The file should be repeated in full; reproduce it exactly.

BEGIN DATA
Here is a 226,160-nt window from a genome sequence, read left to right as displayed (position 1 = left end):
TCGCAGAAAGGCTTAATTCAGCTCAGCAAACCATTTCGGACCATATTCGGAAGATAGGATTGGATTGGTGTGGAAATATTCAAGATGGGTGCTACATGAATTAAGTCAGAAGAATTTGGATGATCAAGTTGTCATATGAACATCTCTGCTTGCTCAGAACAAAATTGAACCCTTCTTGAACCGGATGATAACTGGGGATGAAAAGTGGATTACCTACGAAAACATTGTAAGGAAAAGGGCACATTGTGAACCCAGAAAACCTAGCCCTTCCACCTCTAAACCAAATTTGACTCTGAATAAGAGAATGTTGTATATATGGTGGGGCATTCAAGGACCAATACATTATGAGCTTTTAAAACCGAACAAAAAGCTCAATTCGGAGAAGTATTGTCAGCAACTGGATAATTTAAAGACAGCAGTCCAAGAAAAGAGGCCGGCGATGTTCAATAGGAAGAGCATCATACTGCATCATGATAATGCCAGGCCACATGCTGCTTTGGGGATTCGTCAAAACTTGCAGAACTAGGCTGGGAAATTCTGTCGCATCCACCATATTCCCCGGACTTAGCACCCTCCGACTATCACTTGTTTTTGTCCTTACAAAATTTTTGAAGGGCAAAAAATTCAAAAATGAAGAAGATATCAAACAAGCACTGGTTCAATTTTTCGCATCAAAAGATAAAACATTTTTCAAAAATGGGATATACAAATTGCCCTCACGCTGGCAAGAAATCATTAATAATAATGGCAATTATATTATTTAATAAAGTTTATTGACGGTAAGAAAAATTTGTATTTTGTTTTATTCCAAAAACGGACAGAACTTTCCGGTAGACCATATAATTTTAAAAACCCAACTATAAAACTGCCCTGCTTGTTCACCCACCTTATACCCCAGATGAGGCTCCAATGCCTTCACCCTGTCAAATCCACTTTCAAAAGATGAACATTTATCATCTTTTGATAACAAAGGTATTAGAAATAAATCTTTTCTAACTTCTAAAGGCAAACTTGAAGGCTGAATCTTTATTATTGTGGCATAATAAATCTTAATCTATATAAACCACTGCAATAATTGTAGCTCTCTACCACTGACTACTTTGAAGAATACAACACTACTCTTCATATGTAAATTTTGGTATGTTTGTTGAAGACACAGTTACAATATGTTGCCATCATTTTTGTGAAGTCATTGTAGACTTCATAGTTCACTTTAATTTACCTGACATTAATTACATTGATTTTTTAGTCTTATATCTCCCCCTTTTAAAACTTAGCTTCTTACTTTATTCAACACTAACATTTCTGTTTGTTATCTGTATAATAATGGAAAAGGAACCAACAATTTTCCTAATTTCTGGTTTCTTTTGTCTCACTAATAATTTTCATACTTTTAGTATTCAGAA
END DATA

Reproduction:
Here is a 226,160-nt window from a genome sequence, read left to right as displayed (position 1 = left end):
TCGCAGAAAGGCTTAATTCAGCTCAGCAAACCATTTCGGACCATATTCGGAAGATAGGATTGGATTGGTGTGGAAATATTCAAGATGGGTGCTACATGAATTAAGTCAGAAGAATTTGGATGATCAAGTTGTCATATGAACATCTCTGCTTGCTCAGAACAAAATTGAACCCTTCTTGAACCGGATGATAACTGGGGATGAAAAGTGGATTACCTACGAAAACATTGTAAGGAAAAGGGCACATTGTGAACCCAGAAAACCTAGCCCTTCCACCTCTAAACCAAATTTGACTCTGAATAAGAGAATGTTGTATATATGGTGGGGCATTCAAGGACCAATACATTATGAGCTTTTAAAACCGAACAAAAAGCTCAATTCGGAGAAGTATTGTCAGCAACTGGATAATTTAAAGACAGCAGTCCAAGAAAAGAGGCCGGCGATGTTCAATAGGAAGAGCATCATACTGCATCATGATAATGCCAGGCCACATGCTGCTTTGGGGATTCGTCAAAACTTGCAGAACTAGGCTGGGAAATTCTGTCGCATCCACCATATTCCCCGGACTTAGCACCCTCCGACTATCACTTGTTTTTGTCCTTACAAAATTTTTGAAGGGCAAAAAATTCAAAAATGAAGAAGATATCAAACAAGCACTGGTTCAATTTTTCGCATCAAAAGATAAAACATTTTTCAAAAATGGGATATACAAATTGCCCTCACGCTGGCAAGAAATCATTAATAATAATGGCAATTATATTATTTAATAAAGTTTATTGACGGTAAGAAAAATTTGTATTTTGTTTTATTCCAAAAACGGACAGAACTTTCCGGTAGACCATATAATTTTAAAAACCCAACTATAAAACTGCCCTGCTTGTTCACCCACCTTATACCCCAGATGAGGCTCCAATGCCTTCACCCTGTCAAATCCACTTTCAAAAGATGAACATTTATCATCTTTTGATAACAAAGGTATTAGAAATAAATCTTTTCTAACTTCTAAAGGCAAACTTGAAGGCTGAATCTTTATTATTGTGGCATAATAAATCTTAATCTATATAAACCACTGCAATAATTGTAGCTCTCTACCACTGACTACTTTGAAGAATACAACACTACTCTTCATATGTAAATTTTGGTATGTTTGTTGAAGACACAGTTACAATATGTTGCCATCATTTTTGTGAAGTCATTGTAGACTTCATAGTTCACTTTAATTTACCTGACATTAATTACATTGATTTTTTAGTCTTATATCTCCCCCTTTTAAAACTTAGCTTCTTACTTTATTCAACACTAACATTTCTGTTTGTTATCTGTATAATAATGGAAAAGGAACCAACAATTTTCCTAATTTCTGGTTTCTTTTGTCTCACTAATAATTTTCATACTTTTAGTATTCAGAA